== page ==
The state Education Department issued annual school report cards for the 2010-11 school year Thursday, which showed that the ranks of teachers dropped 2.3 percent from the previous year and the number of paraprofessionals fell 17.5 percent.
The report cards include statewide, district and school statistics on student enrollment, attendance, suspensions, performance on standardized tests, dropout rates, teacher qualifications and class sizes, as well as fiscal data for public and charter schools, districts and the state.
School districts lost 8,901 teachers between the 2008-09 and 2010-11 school years, a decrease of nearly 4 percent, as the economy crashed and the state began to cut school aid. The total number of teachers and other professional staff was 323,974 in 2010-11. Staff had spiked from 333,117 in 2008-09 to 341,668 in 2009-10.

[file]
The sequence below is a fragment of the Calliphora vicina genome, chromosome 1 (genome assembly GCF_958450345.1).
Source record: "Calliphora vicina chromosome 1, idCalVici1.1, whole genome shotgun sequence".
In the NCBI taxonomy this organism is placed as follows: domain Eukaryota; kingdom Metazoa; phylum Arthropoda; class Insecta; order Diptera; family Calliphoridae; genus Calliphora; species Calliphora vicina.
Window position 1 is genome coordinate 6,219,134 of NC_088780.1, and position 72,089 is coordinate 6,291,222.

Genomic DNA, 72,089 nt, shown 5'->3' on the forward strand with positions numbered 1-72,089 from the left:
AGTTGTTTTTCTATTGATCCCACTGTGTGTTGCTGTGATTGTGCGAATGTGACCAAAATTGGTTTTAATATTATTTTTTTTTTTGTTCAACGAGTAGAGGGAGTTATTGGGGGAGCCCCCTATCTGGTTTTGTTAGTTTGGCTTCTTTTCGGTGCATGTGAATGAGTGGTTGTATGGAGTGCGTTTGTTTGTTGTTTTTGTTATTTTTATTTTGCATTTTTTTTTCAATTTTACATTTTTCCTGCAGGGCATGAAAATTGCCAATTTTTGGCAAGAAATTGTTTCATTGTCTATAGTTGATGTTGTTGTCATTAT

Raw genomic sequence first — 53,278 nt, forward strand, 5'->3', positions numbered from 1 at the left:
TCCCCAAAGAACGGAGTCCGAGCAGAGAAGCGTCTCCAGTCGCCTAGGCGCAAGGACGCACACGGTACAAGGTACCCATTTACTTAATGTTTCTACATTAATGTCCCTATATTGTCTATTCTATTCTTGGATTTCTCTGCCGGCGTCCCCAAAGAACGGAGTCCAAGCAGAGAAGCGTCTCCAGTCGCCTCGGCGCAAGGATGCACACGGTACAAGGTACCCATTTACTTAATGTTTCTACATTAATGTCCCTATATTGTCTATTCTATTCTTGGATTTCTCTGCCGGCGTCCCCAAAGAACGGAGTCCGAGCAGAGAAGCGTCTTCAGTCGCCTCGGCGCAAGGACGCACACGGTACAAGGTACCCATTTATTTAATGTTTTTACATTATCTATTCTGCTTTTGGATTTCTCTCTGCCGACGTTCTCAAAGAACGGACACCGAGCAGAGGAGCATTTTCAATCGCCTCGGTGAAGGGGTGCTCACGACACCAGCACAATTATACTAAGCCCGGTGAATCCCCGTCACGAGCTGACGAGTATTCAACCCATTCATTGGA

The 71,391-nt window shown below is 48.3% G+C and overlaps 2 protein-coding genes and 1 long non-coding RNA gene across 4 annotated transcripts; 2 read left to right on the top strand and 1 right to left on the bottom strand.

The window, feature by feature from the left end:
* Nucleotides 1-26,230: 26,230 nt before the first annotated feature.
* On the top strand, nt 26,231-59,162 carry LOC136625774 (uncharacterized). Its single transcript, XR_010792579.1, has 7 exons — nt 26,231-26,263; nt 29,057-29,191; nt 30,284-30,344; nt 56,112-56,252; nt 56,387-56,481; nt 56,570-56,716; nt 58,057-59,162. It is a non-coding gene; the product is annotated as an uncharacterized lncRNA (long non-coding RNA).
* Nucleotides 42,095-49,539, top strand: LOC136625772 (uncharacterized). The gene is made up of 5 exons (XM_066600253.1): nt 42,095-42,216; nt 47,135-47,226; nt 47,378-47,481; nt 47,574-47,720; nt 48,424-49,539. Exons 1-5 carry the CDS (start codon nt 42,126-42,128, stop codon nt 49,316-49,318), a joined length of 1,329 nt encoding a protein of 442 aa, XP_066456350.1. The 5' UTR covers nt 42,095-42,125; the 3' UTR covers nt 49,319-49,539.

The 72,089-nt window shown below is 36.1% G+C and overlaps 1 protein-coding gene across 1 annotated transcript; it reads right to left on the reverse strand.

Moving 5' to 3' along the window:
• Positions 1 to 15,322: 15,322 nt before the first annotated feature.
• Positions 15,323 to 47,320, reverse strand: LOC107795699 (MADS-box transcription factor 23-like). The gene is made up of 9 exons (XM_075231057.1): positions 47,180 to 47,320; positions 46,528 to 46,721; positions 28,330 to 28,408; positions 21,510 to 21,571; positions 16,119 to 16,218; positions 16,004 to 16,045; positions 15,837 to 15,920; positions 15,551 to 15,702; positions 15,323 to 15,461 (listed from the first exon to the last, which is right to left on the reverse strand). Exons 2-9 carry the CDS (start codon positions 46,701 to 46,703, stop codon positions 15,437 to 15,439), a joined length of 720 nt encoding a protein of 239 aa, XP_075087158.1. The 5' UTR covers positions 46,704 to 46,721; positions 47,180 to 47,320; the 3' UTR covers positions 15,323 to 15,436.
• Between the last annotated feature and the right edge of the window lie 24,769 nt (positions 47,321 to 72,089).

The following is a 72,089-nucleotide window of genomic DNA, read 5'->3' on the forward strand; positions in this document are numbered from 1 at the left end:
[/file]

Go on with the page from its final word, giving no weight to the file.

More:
The largest flux was in the ranks of paraprofessionals, which increased from 67,568 in 2008-09 to 79,270 in 2009-10. The number of staff in that category fell 17.5 percent to 65,359 last year.
The 2012-13 state budget, which took effect April 1, boosted education aid by 4 percent following three years of reducing aid or keeping it flat from one year to the next.
Students in a number of demographic groups did not make adequate yearly progress, a requirement of the federal No Child Left Behind Law, in the 2010-11 school year. That includes elementary/middle-level math, and secondary-level English and math for black children; secondary-level English and math for Hispanics; and students with disabilities and children with limited English proficiency for English and math on all levels.
The Education Department previously released a lot of the data included in the report cards, but they provide all the information in one place. Data not previously been released by the state for 2010-11 includes the percentage of core classes taught by highly qualified teachers, scores on Regents exams, science test results for grades 4 and 8, and high school graduation rates.